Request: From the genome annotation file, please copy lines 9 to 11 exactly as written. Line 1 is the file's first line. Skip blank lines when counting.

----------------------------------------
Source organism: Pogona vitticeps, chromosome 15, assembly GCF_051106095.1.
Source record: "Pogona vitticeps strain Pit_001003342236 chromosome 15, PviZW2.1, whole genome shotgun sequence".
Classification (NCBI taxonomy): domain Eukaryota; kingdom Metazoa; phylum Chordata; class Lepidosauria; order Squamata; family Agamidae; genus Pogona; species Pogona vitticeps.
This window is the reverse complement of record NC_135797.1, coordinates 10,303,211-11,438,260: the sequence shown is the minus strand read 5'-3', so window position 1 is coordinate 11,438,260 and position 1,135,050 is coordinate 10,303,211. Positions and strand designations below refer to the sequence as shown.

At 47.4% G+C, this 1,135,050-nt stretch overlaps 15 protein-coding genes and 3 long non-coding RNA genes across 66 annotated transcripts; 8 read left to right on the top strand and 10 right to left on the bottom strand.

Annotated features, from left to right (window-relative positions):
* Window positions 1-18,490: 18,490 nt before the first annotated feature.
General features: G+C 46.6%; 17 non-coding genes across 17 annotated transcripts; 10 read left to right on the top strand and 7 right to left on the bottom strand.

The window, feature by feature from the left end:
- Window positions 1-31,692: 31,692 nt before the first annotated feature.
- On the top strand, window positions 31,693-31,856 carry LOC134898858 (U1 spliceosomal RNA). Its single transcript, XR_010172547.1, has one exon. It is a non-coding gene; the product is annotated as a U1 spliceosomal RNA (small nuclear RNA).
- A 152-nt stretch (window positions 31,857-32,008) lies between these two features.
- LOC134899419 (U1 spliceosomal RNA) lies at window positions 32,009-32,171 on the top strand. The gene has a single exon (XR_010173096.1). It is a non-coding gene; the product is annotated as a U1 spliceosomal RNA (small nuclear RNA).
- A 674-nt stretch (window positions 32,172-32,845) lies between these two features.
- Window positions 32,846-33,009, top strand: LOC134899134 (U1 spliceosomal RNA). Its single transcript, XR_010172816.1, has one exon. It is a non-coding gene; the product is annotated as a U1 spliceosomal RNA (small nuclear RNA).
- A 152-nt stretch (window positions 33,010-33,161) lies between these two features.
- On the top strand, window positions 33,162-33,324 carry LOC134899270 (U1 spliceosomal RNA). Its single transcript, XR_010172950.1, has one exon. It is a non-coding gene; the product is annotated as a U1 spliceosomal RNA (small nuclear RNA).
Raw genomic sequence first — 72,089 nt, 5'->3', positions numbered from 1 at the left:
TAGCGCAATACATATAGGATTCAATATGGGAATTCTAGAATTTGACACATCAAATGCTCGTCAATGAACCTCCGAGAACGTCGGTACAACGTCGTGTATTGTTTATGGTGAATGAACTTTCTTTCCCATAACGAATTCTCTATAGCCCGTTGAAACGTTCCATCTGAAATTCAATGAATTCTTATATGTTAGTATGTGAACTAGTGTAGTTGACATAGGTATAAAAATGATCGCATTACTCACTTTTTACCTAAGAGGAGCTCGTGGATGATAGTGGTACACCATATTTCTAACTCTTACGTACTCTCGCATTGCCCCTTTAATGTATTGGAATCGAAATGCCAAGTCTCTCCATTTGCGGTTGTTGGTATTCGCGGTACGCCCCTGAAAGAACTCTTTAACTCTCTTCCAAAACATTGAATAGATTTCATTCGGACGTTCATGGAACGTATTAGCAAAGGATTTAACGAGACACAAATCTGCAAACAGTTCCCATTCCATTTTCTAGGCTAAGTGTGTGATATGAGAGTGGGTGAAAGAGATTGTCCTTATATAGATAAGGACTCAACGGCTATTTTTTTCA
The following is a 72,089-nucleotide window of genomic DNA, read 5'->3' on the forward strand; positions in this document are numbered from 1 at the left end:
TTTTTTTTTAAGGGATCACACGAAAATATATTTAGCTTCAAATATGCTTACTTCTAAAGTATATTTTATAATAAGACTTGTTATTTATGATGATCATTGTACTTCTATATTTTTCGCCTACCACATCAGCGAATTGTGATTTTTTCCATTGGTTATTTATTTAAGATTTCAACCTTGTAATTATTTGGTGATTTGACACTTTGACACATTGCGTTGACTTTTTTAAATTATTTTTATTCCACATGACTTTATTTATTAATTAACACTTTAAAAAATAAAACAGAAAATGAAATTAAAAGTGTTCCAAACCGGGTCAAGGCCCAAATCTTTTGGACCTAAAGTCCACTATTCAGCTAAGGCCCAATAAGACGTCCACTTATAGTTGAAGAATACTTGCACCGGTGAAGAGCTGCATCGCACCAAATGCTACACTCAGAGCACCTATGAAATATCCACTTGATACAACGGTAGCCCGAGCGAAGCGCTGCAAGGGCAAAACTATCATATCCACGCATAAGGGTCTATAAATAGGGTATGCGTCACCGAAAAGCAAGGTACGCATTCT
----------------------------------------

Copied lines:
The window, feature by feature from the left end:
- Window positions 1-31,692: 31,692 nt before the first annotated feature.
- On the top strand, window positions 31,693-31,856 carry LOC134898858 (U1 spliceosomal RNA). Its single transcript, XR_010172547.1, has one exon. It is a non-coding gene; the product is annotated as a U1 spliceosomal RNA (small nuclear RNA).